Exclusive: Some wealth advisers take a fee for client fund assets

Fri Apr 5, 2013 12:54pm EDT
 
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By Jed Horowitz

(Reuters) - At least three wealth management firms that market themselves as objective financial advisers are getting payments for investing their clients' money in certain mutual funds, a practice that even some of these firms say could create conflicts of interest.

The firms, known as registered investment advisers, are typically paid by clients with fees tied to the growth or contraction of client assets, and not to specific products. But Fidelity Investments and Charles Schwab Corp (SCHW.N: Quote) are paying these financial advisers as much as 0.25 percent of the assets that their clients put into no-transaction-fee mutual funds.

Such funds are popular with ordinary investors because they don't have to pay commissions to buy or sell them, although some advisers say they have higher expenses than funds with commissions. Brokers such as Fidelity and Schwab make hundreds of millions of dollars in fees selling funds that they and others manage.

The three wealth management firms receiving product-related fees are Luminous Capital, a division of First Republic Bank FRC.N; Sontag Advisory LLC, a unit of National Financial Partners Corp NFP.N; and PHH Investments Ltd, which specializes in managing retirement income for pilots, a Reuters review of regulatory filings shows.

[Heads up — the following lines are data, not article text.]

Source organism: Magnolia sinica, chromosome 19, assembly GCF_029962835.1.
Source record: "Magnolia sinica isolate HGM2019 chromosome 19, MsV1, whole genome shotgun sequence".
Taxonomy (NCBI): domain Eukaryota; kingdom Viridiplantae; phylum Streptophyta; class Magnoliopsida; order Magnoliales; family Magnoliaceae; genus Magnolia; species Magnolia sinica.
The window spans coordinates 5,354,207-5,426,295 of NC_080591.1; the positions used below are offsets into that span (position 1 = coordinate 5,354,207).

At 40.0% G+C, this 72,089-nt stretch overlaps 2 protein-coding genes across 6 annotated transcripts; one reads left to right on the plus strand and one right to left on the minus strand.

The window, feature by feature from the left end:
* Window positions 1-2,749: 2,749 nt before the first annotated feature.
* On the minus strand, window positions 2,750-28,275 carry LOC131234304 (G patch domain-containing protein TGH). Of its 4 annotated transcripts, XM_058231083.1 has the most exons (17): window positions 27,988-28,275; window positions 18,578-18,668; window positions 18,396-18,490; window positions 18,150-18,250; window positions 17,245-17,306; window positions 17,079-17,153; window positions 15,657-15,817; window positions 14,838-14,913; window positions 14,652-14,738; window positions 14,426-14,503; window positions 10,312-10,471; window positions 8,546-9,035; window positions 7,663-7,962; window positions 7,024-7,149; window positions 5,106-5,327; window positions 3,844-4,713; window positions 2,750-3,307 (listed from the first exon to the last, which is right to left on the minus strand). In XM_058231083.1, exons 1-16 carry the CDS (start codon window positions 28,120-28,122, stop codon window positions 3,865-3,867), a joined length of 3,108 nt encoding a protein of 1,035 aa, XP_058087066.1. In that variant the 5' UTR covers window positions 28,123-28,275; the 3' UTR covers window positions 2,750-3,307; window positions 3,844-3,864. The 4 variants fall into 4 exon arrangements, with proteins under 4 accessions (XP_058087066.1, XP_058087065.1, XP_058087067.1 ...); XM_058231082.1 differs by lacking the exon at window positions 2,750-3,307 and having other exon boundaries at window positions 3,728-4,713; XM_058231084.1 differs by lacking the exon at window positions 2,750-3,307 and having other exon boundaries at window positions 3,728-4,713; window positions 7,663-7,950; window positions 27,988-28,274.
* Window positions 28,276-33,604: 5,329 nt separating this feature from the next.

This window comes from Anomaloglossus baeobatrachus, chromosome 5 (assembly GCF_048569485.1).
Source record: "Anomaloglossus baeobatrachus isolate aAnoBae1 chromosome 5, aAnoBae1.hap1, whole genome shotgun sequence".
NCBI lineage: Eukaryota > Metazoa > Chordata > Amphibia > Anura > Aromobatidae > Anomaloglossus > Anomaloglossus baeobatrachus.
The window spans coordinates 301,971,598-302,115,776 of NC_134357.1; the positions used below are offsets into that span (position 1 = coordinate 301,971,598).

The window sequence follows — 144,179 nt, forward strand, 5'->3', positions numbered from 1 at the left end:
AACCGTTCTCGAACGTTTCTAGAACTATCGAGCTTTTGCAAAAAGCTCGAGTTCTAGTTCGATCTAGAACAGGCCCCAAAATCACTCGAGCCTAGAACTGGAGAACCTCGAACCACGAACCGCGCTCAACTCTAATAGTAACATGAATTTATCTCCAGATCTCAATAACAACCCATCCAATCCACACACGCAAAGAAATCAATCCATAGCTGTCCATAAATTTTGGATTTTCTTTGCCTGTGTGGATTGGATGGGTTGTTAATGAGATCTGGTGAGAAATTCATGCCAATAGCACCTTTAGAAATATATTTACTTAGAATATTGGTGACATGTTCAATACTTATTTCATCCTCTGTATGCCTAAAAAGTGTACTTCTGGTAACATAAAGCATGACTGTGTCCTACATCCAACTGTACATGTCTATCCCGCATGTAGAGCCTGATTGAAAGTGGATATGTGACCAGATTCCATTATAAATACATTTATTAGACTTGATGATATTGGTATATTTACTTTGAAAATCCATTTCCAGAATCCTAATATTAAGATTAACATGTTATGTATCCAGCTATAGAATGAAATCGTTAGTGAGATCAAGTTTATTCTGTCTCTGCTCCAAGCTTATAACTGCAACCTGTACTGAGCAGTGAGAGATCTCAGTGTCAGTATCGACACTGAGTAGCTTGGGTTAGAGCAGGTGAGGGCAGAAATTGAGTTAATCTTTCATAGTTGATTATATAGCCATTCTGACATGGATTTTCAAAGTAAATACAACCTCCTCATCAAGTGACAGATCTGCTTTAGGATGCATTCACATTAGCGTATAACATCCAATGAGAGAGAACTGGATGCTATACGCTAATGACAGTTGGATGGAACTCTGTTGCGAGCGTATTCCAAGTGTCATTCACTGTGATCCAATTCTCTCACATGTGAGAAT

A fourth firm, Dion Money Management LLC, had also been taking payments from Fidelity, according to a 2012 regulatory filing disclosing its business practices. Last month, however, the Williamstown, Massachusetts-based firm made a new filing that no longer mentions such payments.

The payments can potentially add millions of dollars of annual revenue for the wealth management firms, but also create incentives for advisers to direct clients to those funds for their own benefit.

Greg Berardi, a First Republic spokesman, said Luminous invests less than 4 percent of client assets in Fidelity's no-transaction-fee funds. Luminous, founded in 2008 by former Merrill Lynch brokers, is among the 20 largest independent financial advisory firms, with $5.5 billion in client assets, according to its regulatory filings.

"Clients trust us to make investment decisions that are always in their best interests, and that is the way we have always conducted business," Berardi said. The founders of Luminous, who sold their firm in December to First Republic for $125 million, declined to comment.   Continued...

 
A man walks past a Charles Schwab Investment branch in Washington in this January 19, 2010, file photo. U.S. market makers are increasingly paying discount brokers for trading business, raising questions about whether mom-and-pop investors get the best possible prices when they trade online. REUTERS/Jim Young/Files